Himself - Past Winner
Himself - Presenter: Best Original Song
Herself - Performer: Best Costume Design Award
John Barry ...
Himself - Winner: Best Art Direction
Herself - Past Winner
Himself - Nominee: Best Original Screenplay
Himself - Past Winner
Herself - Performer: Best Costume Design Award
Robert Blalack ...
Himself - Winner: Best Visual Effects
Debby Boone ...
Herself - Performer
Margaret Booth ...
Herself - Honorary Award Recipient


Add Full Plot | Add Synopsis





Release Date:

3 April 1978 (USA)  »

Filming Locations:


Company Credits

Show detailed on  »

Technical Specs

Sound Mix:


Aspect Ratio:

1.33 : 1
See  »

Did You Know?


Each of the five Best Picture nominees feature plots primarily driven by the actions or focus a principal female character: Annie Hall (1977) (Annie is the object of Alvy's affection), The Goodbye Girl (1977) (Paula's resolution of her domestic issues and romance with Elliot), Julia (1977) (Lilian's relationship with her closest friend, Julia) Star Wars: Episode IV - A New Hope (1977) (Princess Leia sending the droids to alert Obi-Wan Kenobi and her subsequent rescue), The Turning Point (1977) (Deedee and Emma are reconnected through Emilia; the catalyst for the two women's eventual conflict). See more »


Paddy Chayefsky: Before I get on to the writing awards, there's a little matter I'd like to tidy up, at least if I expect to live with myself tomorrow morning. I would like to say -- personal opinion, of course -- that I'm sick and tired of people exploiting the occasion of the Academy Awards...
Paddy Chayefsky: ...for the propagation of their own personal political propaganda.
Paddy Chayefsky: I would like to suggest to Miss Redgrave that her winning an Academy Award is not a pivotal moment in history, does not require a ...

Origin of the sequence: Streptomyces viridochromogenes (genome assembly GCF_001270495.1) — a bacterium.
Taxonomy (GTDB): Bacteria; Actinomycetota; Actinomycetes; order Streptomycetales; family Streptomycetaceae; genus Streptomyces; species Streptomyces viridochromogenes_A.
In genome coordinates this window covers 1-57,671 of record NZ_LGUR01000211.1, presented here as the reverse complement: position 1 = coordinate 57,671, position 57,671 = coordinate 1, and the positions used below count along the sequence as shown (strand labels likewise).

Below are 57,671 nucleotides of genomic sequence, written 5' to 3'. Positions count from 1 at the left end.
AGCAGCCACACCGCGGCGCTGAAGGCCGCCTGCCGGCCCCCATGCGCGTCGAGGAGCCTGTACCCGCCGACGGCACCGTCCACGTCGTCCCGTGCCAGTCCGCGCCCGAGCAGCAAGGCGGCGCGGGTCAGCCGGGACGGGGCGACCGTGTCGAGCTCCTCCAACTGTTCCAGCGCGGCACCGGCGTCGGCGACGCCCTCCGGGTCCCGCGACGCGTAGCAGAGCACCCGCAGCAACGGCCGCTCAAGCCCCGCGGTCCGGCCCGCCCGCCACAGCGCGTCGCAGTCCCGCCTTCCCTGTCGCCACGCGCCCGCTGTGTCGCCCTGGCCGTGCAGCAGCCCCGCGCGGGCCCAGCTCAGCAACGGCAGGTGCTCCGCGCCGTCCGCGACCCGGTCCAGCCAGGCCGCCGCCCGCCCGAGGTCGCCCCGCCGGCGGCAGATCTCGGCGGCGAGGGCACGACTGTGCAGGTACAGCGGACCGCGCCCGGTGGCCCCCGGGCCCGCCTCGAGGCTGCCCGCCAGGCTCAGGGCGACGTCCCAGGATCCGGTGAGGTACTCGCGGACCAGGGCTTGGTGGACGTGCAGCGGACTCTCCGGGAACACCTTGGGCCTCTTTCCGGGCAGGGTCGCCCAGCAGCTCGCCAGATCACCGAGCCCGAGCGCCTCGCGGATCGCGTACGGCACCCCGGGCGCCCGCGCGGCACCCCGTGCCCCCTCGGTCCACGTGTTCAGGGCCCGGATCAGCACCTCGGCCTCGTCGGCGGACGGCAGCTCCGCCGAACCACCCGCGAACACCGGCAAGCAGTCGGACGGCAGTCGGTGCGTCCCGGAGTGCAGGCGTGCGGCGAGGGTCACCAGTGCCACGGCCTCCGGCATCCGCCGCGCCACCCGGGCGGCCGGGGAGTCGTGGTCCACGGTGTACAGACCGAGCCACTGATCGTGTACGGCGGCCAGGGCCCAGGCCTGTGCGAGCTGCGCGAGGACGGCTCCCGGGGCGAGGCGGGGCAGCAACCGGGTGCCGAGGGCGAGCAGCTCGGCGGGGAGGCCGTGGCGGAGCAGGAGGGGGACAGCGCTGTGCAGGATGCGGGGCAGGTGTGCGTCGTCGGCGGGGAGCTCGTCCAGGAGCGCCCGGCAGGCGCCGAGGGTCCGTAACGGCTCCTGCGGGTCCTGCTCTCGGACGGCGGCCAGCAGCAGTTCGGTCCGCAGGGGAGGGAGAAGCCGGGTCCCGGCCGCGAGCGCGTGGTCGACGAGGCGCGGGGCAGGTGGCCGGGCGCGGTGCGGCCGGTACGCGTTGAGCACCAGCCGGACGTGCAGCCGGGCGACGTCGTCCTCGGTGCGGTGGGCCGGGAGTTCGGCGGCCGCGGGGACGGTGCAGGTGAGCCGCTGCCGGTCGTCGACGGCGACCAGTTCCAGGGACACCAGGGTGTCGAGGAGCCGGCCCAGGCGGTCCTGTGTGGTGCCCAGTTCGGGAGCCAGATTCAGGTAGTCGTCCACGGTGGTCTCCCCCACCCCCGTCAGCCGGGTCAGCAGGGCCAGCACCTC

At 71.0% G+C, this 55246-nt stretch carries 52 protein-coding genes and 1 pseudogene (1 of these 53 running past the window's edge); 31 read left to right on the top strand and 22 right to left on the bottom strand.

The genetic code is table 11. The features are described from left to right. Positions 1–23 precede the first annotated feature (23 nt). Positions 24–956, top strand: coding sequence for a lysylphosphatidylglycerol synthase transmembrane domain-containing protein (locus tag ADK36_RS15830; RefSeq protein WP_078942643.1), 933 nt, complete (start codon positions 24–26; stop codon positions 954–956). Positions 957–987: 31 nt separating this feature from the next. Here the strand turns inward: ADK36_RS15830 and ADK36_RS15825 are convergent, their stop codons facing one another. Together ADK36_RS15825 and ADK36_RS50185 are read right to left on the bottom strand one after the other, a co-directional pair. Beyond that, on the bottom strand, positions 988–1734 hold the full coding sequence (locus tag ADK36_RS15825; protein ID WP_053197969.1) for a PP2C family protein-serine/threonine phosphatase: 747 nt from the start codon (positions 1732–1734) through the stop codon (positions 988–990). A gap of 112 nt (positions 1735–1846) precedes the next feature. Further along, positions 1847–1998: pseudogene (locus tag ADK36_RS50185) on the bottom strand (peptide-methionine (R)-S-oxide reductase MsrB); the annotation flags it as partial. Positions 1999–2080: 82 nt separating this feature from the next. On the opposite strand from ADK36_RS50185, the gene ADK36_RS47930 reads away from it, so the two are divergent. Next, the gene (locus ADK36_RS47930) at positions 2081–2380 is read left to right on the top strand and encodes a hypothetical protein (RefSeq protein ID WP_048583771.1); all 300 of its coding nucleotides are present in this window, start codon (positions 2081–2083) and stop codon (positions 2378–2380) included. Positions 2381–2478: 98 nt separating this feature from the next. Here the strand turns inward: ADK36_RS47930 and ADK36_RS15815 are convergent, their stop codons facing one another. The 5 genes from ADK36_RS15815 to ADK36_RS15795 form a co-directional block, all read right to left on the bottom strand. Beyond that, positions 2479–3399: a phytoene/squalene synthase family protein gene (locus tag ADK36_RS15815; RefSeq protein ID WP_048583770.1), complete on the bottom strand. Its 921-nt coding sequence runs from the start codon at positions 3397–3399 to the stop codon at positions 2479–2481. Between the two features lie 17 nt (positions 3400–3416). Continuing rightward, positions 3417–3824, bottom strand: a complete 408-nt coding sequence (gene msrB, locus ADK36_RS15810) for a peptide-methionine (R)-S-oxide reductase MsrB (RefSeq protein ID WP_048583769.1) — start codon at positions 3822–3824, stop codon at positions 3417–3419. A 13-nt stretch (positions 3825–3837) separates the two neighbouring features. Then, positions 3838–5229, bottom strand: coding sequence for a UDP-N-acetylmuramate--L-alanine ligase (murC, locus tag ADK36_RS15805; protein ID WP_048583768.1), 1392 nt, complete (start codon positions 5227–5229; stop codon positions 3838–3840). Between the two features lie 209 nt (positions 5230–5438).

See more »


Features Close Encounters of the Third Kind (1977) See more »


The Slipper and the Rose Waltz (He Danced with Me/She Danced with Me)
Written by Richard M. Sherman and Robert B. Sherman
Performed by Jane Powell
See more »

Frequently Asked Questions

This FAQ is empty. Add the first question.

User Reviews

50 Glorious Years! Star Packed Show Features Many Film Greats!
4 August 2007 | by (United States) – See all my reviews

SLAP! The sound of a baby crying. And so begins Oscar's Fiftieth Anniversary Show, a jam packed star-studded evening that closed the door on the Academy's first half century and laid the seeds for it's next half.

Debbie Reynolds kicks off with a song and dance number "Look How Far We've Come". The number climaxes with the arrival of past winners joining Debbie onstage. This is woefully mis-directed as groups of former winners come from all directions, this way and that, their names flashing briefly on screen. Furthermore, the director deprives the viewing audience of close-ups, hence the former winners seem MILES away. Still, what a stellar group they are (perhaps the IMDb will adjust their credit to add those who are omitted):

Leading off: Cliff Robertson, Cloris Leachman, and Patty Duke Astin. Followed by Louise Fletcher, Joel Grey, Anne Baxter (looking sensational!), and Frank Capra. At stage right: Ernest Borgnine, Donna Reed, and Mickey Rooney. Rushing down a stage left staircase: George Chakiris & Rita Moreno. Back to stage right: Burl Ives, Gale Sondergaard, and Master of Disaster Irwin Allen. From the top: Red Buttons, Eva Marie Saint, Marvin Hamlisch From the left: Tony Bill, Dorothy Malone, John Green At bottom: Haskell Wexler, Teresa Wright, Edward Anhalt As the winners appear, it is painfully obvious most participants have two left feet! From stage right: George Kennedy, Edith Head, Edmund O'Brien Above them: Conrad Hall, Beatrice Straight, Henry Mancini At bottom: George Cukor, Claire Trevor, John Avildsen Finally at top: John Williams, Joan Fontaine, Jack Albertson (The two men stop on a stair and Joan keeps going, almost going ass over tea kettle! Another reason why the 70th and 75th were better in having the winners sit and have their own 'moment'.)

The number ends with Bette Davis & Gregory Peck explaining the voting (remember that??)